First Na­tions high­way signs on road to rec­on­cil­i­a­tion

Winnipeg Free Press - - NEWS / MANITOBA - LARRY KUSCH larry.kusch@freep­

CALL­ING it a step to­wards rec­on­cil­i­a­tion with In­dige­nous peo­ple, the fed­eral and pro­vin­cial gov­ern­ments will be in­stalling new high­way signs rec­og­niz­ing First Na­tion com­mu­ni­ties in Man­i­toba over the next three years.

Each of the two lev­els of gov­ern­ment will con­trib­ute $200,000 to the project to pur­chase and in­stall di­rec­tional high­way and com­mu­nity-bound­ary signs that will re­flect the tra­di­tional name of each com­mu­nity.

First Na­tions will be con­sulted to en­sure the word­ing of signs is cor­rect, the gov­ern­ments said. Cur­rently, most signage does not re­flect com­mu­ni­ties’ tra­di­tional names.

“This is a unique project. I’m very proud of it. I think this is a step to­wards rec­on­cil­i­a­tion, a step to­wards rec­og­niz­ing the unique cul­ture and lan­guage of First Na­tions in Man­i­toba,” Saint Boni­face-Saint Vi­tal MP Dan Van­dal said at the an­nounce­ment Fri­day at the Man­i­toba Leg­isla­tive Build­ing.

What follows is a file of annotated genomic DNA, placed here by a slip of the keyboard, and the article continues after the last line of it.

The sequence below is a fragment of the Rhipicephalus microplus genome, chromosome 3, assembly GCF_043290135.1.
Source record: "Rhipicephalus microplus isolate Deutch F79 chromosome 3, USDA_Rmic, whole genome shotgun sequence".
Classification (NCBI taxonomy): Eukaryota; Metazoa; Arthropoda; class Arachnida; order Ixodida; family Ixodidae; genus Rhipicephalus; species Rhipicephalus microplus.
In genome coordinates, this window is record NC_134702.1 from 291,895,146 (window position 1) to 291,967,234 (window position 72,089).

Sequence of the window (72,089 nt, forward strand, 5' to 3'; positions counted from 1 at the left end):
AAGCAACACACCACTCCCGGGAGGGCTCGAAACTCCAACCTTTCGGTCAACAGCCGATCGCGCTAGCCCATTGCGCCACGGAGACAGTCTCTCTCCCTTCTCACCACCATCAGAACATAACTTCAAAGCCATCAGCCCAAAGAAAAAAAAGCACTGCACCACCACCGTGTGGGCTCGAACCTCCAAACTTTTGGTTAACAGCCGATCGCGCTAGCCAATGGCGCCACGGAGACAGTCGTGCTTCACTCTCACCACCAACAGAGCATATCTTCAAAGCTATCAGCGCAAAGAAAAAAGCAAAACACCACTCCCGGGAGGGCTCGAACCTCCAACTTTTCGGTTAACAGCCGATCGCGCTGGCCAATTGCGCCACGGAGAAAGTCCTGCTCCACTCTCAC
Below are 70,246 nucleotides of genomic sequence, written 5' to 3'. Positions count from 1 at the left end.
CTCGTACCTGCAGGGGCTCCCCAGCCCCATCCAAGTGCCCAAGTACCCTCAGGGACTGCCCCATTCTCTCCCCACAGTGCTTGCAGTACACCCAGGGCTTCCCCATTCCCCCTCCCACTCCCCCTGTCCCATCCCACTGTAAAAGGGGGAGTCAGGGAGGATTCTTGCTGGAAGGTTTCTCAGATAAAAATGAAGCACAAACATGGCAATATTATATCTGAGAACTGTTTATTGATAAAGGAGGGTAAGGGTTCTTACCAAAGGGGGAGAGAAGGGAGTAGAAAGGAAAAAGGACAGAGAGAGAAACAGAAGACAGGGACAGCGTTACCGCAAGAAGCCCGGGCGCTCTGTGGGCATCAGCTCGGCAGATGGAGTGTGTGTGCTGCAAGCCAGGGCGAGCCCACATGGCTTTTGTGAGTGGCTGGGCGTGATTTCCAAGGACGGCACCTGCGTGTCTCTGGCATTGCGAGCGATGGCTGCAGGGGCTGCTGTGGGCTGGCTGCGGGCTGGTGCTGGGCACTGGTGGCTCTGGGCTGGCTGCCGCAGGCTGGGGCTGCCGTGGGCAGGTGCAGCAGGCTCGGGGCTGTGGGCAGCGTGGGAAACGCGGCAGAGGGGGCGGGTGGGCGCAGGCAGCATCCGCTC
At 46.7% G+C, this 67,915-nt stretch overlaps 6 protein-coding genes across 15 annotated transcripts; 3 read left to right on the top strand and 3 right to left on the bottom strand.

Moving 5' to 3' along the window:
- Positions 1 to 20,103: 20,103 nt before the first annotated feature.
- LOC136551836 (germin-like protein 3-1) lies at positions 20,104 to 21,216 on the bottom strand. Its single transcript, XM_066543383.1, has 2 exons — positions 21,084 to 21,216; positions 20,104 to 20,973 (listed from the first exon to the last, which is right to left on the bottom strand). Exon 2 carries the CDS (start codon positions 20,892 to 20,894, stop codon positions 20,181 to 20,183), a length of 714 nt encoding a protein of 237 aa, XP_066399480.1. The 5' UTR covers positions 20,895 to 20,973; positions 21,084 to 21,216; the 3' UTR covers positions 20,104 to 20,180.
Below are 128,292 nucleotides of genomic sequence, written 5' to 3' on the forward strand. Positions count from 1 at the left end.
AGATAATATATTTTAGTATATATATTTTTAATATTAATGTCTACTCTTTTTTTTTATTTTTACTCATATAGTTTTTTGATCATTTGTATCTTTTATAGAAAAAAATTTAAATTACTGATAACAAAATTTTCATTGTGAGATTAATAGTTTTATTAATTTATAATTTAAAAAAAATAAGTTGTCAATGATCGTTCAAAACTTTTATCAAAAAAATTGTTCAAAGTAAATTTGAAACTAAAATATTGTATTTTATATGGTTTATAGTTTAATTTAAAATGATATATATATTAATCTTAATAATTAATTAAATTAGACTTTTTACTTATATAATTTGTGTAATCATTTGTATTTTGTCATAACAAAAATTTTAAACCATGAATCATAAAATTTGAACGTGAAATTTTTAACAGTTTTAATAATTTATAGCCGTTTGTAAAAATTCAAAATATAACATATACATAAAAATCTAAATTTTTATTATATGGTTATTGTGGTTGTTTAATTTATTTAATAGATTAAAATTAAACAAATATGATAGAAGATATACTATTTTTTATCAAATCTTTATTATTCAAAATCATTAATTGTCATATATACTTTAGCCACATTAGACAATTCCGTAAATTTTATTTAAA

“With these new signs, we are rec­og­niz­ing the mean­ing and sig­nif­i­cance of tra­di­tional names, as well as the cul­ture and lan­guage as­so­ci­ated with them.” In­fra­struc­ture Min­is­ter Ron Schuler, whose de­part­ment will in­stall the signs, said the prov­ince places high­way signs rec­og­niz­ing towns that don’t even ex­ist any­more, yet there are First Na­tions in Man­i­toba that are not marked on the prov­ince’s high­ways.

“Why wouldn’t we give recog­ni­tion if there’s 1,600 peo­ple liv­ing in a com­mu­nity and they’ve never even had recog­ni­tion that their com­mu­nity even ex­ists, con­sid­er­ing they were there first?” he said.

Schuler said the project will im­prove com­mu­nity vis­i­bil­ity from the prov­ince’s ma­jor high­ways.

There were no First Na­tions lead­ers at Fri­day’s an­nounce­ment. How­ever, Belinda Van­denBroeck, a mem­ber of Opaskwayak Cree Na­tion, who said a prayer be­fore the event, said it was im­por­tant cul­tur­ally cor­rect signage be in­stalled.

“Our lan­guage is so, so im­por­tant,” the res­i­den­tial school sur­vivor said. “We can’t af­ford to lose it. We need to keep speak­ing it, think­ing it, liv­ing from it.”


In­fra­struc­ture Min­is­ter Ron Schuler (from left), In­dige­nous and North­ern Re­la­tions Min­is­ter Eileen Clarke, OCN mem­ber Belinda Van­denBroeck and MP Dan Van­dal pose with one of the new First Na­tion high­way signs on Fri­day.

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